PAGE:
Transit (astronomy)

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Transit (astronomy)
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{{short description|Term in astronomy}}{{About|the passage of one celestial body in front of another|the passage of a body over a meridian|Culmination|the passage of a star across the field of view of a telescope eyepiece|Star transit}}{{Refimprove|date=December 2016}}File:Moon transit of sun large.ogv|thumb|A solar transit of the Moon captured during calibration of the STEREO B spacecraft's ultraviolet imaging. The Moon appears much smaller than it does when seen from Earth, because the spacecraft–Moon separation was several times greater than the Earth–Moon distance.]]In astronomy, a transit (or astronomical transit) is a phenomenon when a celestial body passes directly between a larger body and the observer. As viewed from a particular vantage point, the transiting body appears to move across the face of the larger body, covering a small portion of it.WEB,weblink Definition of TRANSIT,, en, 2018-12-16, The word "transit" refers to cases where the nearer object appears smaller than the more distant object. Cases where the nearer object appears larger and completely hides the more distant object are known as occultations. However, the probability of a seeing a transiting planet is low because it is dependent on the alignment of the three objects in a nearly perfectly straight line.WEB,weblink Transit Method {{!, Las Cumbres Observatory||language=en|access-date=2018-11-27}} Many parameters can be determined by about a planet and its host star based on the transit

In the Solar System

(File:Jupiter-io-transit feb 10 2009.gif|thumb|A simulation of Io transiting Jupiter as seen from the Earth in February 2009. Io's shadow is seen on the surface of Jupiter, leading Io slightly due to the sun and Earth not being in the same line.)One example of a transit involves the motion of a planet between a terrestrial observer and the Sun. This can happen only with inferior planets, namely Mercury and Venus (see transit of Mercury and transit of Venus). However, because a transit is dependent on the point of observation, the Earth itself transits the Sun if observed from Mars. In the solar transit of the Moon captured during calibration of the STEREO B spacecraft's ultraviolet imaging, the Moon appears much smaller than it does when seen from Earth, because the spacecraft–Moon separation was several times greater than the Earth–Moon distance. The term can also be used to describe the motion of a satellite across its parent planet, for instance one of the Galilean satellites (Io, Europa, Ganymede, Callisto) across Jupiter, as seen from Earth.Although rare, cases where four bodies are lined up do happen. One of these events occurred on 27 June 1586, when Mercury transited the Sun as seen from Venus at the same time as a transit of Mercury from Saturn and a transit of Venus from Saturn. {{Citation needed|date=June 2017}}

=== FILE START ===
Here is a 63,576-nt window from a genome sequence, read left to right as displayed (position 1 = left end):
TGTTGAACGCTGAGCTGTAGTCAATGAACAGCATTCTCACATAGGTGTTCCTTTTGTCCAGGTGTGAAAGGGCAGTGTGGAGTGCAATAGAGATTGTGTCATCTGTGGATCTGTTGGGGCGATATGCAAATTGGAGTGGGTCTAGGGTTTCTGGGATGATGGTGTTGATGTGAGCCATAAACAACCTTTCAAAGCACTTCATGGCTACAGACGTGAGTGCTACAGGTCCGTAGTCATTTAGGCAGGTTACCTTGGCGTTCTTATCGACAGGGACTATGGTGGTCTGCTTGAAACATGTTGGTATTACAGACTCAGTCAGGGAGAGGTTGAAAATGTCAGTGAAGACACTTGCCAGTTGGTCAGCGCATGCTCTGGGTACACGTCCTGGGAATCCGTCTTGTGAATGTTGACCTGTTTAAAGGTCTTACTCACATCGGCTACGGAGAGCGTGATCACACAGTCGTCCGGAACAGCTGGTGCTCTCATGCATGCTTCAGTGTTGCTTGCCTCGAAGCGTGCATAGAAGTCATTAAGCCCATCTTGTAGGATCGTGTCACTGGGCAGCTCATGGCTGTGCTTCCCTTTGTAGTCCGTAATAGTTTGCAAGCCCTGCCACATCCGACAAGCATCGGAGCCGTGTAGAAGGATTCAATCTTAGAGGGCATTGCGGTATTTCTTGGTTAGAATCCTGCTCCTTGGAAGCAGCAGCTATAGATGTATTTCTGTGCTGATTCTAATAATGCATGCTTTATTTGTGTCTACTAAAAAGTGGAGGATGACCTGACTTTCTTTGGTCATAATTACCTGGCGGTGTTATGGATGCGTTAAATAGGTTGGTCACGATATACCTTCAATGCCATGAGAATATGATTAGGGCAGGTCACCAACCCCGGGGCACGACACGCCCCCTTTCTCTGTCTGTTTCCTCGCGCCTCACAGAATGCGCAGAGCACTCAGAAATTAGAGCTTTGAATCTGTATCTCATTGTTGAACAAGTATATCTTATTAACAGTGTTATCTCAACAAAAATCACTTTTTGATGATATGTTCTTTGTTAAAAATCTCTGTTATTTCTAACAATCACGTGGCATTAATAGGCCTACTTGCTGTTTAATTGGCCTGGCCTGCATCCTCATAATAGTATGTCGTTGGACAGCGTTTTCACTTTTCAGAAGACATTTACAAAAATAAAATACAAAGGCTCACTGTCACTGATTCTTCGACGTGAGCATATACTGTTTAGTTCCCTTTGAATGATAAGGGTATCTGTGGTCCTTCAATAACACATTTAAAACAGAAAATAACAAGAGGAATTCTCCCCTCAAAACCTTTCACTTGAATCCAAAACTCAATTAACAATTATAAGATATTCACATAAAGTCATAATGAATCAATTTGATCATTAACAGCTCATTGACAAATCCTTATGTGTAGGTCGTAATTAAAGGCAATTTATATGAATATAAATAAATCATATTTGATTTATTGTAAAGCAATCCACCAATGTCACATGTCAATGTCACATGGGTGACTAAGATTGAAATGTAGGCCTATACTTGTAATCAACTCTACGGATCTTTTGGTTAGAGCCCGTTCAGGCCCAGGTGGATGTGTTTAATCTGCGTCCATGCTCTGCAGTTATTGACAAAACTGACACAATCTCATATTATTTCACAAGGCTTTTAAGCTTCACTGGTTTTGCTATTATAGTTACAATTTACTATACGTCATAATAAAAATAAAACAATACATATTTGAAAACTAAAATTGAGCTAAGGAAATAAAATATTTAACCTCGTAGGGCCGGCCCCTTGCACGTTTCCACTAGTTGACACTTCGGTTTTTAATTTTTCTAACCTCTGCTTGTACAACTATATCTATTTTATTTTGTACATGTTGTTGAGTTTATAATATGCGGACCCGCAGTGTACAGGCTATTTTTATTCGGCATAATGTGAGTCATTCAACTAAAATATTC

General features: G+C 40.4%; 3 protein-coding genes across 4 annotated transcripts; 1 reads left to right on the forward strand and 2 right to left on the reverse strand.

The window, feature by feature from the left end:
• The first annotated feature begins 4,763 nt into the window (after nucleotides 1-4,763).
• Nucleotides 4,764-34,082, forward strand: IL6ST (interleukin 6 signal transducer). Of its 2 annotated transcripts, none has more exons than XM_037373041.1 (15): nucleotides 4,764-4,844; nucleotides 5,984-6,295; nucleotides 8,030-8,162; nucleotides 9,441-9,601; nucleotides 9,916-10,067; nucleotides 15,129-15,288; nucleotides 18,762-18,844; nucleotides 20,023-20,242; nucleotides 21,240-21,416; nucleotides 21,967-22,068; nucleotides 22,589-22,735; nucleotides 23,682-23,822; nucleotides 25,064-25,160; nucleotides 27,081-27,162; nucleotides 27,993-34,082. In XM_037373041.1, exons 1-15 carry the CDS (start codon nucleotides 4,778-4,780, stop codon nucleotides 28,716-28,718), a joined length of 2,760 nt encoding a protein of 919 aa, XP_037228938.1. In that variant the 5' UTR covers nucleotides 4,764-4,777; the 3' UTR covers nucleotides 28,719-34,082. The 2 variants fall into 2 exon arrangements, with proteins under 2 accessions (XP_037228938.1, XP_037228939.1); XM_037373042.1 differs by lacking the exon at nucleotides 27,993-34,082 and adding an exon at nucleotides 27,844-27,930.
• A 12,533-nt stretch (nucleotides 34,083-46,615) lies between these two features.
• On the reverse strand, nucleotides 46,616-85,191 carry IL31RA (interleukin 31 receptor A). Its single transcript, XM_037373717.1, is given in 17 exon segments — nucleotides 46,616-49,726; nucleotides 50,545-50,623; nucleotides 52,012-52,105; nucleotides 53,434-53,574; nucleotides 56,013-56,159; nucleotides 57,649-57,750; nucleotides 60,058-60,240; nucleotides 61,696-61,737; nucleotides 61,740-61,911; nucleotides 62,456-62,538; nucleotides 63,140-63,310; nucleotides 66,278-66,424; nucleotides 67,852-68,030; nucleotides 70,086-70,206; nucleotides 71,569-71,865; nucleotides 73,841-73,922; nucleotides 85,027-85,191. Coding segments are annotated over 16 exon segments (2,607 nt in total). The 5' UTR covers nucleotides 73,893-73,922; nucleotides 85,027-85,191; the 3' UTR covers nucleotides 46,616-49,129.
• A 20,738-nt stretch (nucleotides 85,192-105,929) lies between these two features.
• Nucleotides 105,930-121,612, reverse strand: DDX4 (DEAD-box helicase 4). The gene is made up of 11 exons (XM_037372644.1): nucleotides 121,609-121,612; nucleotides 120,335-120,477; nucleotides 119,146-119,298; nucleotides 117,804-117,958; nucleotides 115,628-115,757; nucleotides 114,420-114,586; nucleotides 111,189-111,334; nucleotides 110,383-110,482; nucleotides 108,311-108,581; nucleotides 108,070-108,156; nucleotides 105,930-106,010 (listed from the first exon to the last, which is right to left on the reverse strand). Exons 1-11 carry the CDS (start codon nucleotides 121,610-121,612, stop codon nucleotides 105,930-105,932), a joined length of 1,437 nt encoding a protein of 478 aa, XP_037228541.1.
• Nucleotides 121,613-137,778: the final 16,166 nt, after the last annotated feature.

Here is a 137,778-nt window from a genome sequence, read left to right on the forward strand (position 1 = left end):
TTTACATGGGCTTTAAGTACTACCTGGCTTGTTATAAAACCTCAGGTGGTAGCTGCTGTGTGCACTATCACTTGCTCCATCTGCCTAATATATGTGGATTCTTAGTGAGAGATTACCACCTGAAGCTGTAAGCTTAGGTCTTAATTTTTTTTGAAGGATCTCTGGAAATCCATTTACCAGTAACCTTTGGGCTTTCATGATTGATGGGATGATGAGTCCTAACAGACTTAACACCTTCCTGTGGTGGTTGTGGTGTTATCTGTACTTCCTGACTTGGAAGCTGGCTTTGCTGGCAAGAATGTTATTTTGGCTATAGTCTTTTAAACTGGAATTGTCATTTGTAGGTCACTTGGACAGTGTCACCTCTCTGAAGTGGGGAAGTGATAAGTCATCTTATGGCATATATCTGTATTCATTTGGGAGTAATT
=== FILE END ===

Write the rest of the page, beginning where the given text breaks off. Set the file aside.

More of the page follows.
Notable observations

No missions were planned to coincide with the transit of Earth visible from Mars on 11 May 1984 and the Viking missions had been terminated a year previously. Consequently, the next opportunity to observe such an alignment will be in 2084.On December 21, 2012, the Cassini–Huygens probe, in orbit around Saturn, observed the planet Venus transiting the Sun.Cassini Spacecraft Tracks Venus Transit From Saturn, Space Coast Daily. Retrieved on 2016-02-08. On 3 June 2014, the Mars rover Curiosity observed the planet Mercury transiting the Sun, marking the first time a planetary transit has been observed from a celestial body besides Earth.WEB,weblink Mercury Passes in Front of the Sun, as Seen From Mars, Webster, Guy, June 10, 2014, NASA, June 10, 2014,

Mutual planetary transits

In rare cases, one planet can pass in front of another. If the nearer planet appears smaller than the more distant one, the event is called a mutual planetary transit.File:2012 Transit of Venus from SF.jpg|Transit of Venus as seen from Earth, 2012File:PIA02879 - A New Year for Jupiter and Io.jpg|Io transits across Jupiter as seen by Cassini spacecraftFile:PIA18389-MarsCuriosityRover-MercuryTransitsSun-20140603.gif|Mercury transiting the Sun, seen from Curiosity rover on Mars (June 3, 2014).File:Dark side of the Moon.png|The Moon transiting in front of Earth, seen by Deep Space Climate Observatory on 4 August 2015.

Outside the Solar System